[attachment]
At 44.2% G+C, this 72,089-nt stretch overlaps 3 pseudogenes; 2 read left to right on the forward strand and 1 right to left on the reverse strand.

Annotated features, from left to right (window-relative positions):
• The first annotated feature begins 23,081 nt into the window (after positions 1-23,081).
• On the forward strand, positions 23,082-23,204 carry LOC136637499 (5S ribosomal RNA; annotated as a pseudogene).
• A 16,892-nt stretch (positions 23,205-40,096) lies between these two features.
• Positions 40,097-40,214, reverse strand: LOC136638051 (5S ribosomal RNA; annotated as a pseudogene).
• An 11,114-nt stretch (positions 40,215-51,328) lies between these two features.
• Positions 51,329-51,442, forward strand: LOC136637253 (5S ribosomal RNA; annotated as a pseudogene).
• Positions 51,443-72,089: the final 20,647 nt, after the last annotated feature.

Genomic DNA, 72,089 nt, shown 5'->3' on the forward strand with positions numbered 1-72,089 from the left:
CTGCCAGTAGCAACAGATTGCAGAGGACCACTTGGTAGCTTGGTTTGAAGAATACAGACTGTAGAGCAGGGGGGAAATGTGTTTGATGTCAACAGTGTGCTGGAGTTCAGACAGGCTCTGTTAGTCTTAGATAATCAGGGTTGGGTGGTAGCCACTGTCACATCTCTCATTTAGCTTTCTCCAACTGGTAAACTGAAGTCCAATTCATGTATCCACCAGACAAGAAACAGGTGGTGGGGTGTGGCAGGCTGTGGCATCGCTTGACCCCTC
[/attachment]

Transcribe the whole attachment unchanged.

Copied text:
At 44.2% G+C, this 72,089-nt stretch overlaps 3 pseudogenes; 2 read left to right on the forward strand and 1 right to left on the reverse strand.

Annotated features, from left to right (window-relative positions):
• The first annotated feature begins 23,081 nt into the window (after positions 1-23,081).
• On the forward strand, positions 23,082-23,204 carry LOC136637499 (5S ribosomal RNA; annotated as a pseudogene).
• A 16,892-nt stretch (positions 23,205-40,096) lies between these two features.
• Positions 40,097-40,214, reverse strand: LOC136638051 (5S ribosomal RNA; annotated as a pseudogene).
• An 11,114-nt stretch (positions 40,215-51,328) lies between these two features.
• Positions 51,329-51,442, forward strand: LOC136637253 (5S ribosomal RNA; annotated as a pseudogene).
• Positions 51,443-72,089: the final 20,647 nt, after the last annotated feature.

Genomic DNA, 72,089 nt, shown 5'->3' on the forward strand with positions numbered 1-72,089 from the left:
CTGCCAGTAGCAACAGATTGCAGAGGACCACTTGGTAGCTTGGTTTGAAGAATACAGACTGTAGAGCAGGGGGGAAATGTGTTTGATGTCAACAGTGTGCTGGAGTTCAGACAGGCTCTGTTAGTCTTAGATAATCAGGGTTGGGTGGTAGCCACTGTCACATCTCTCATTTAGCTTTCTCCAACTGGTAAACTGAAGTCCAATTCATGTATCCACCAGACAAGAAACAGGTGGTGGGGTGTGGCAGGCTGTGGCATCGCTTGACCCCTC